A saguaro cactus and totem pole ‘Monstrose’ (Lophocereus schottii ‘Monstrose’) were placed for vertical interest and the gold lantana that were already present were pruned back severely to rejuvenate them and others were added to create visual continuity. Along with the cactuses, other succulents like artichoke agave (Agave parrying var. truncata) and gopher plant (Euphorbia biglandulosa) were incorporated to add texture with their unique shapes.

The existing river rock was removed, washed off and replaced along with the crumbling edge of the street, helping it to blend with the natural curves of the landscape.

Anchoring the corners with a grouping of plants is a very simple way to enhance the curb appeal of a home. This collection of volunteer agave and old palm tree stumps weren’t doing this area any favors.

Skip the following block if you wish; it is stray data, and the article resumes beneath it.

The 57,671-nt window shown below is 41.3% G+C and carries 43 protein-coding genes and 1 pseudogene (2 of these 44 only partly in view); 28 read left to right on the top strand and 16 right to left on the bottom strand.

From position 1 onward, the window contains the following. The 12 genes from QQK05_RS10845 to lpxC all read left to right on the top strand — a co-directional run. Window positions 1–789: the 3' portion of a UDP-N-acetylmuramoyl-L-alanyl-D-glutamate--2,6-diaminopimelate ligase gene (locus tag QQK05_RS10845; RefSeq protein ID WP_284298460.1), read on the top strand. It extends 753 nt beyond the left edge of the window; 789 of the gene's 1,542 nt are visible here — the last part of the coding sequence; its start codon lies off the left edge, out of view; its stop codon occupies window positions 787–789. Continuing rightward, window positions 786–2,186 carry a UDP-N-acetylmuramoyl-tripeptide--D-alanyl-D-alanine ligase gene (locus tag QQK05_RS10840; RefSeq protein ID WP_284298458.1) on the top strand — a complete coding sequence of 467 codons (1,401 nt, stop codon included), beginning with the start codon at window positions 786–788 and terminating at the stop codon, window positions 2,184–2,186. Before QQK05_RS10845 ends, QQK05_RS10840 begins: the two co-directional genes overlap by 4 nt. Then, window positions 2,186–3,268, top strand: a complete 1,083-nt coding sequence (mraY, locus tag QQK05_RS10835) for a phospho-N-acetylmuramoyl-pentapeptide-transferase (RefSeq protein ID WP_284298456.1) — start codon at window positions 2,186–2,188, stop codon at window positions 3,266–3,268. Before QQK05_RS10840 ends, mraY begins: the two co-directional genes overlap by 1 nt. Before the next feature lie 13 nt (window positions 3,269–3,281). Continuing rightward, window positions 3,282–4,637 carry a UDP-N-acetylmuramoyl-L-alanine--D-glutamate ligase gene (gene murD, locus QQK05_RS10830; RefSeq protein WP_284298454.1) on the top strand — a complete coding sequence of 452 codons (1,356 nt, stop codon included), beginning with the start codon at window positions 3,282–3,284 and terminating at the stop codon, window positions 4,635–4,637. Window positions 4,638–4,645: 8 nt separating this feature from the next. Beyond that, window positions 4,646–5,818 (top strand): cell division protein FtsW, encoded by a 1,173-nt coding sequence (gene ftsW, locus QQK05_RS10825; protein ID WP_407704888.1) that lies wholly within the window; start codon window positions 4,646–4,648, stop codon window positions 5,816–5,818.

This corner was built up slightly, creating a gentle rise in elevation. A large boulder joined the existing one, and a beautiful, specimen artichoke agave was transplanted here from the owner’s previous residence. Angelita daisy (Tetraneuris acaulis) will add year-round color as they fill in. ‘Blue Elf’ aloe were planted to add a welcome splash of color in winter and spring when they flower.

Moving into the front courtyard, the corner was filled with an overgrown rosemary shrub. The dwarf oleander shrubs were also taken out as they were too large for the smaller scale of this area.

Mexican fence post cactus (Pachycereus marginatus) helps to anchor the corner and will grow at a moderate rate, adding more height as it grows.

Year-round color is assured with angelita daisies and ‘Blue Elf’ aloe, which won’t outgrow this area.

Moving toward the front entry, this area is somewhat underwhelming. The natal plum (Carissa macrocarpa) adds a pleasant green backdrop and is thriving in the shade, so should stay. However, the Dasylirion succulent should never have been planted here as it needs full sun to look its best.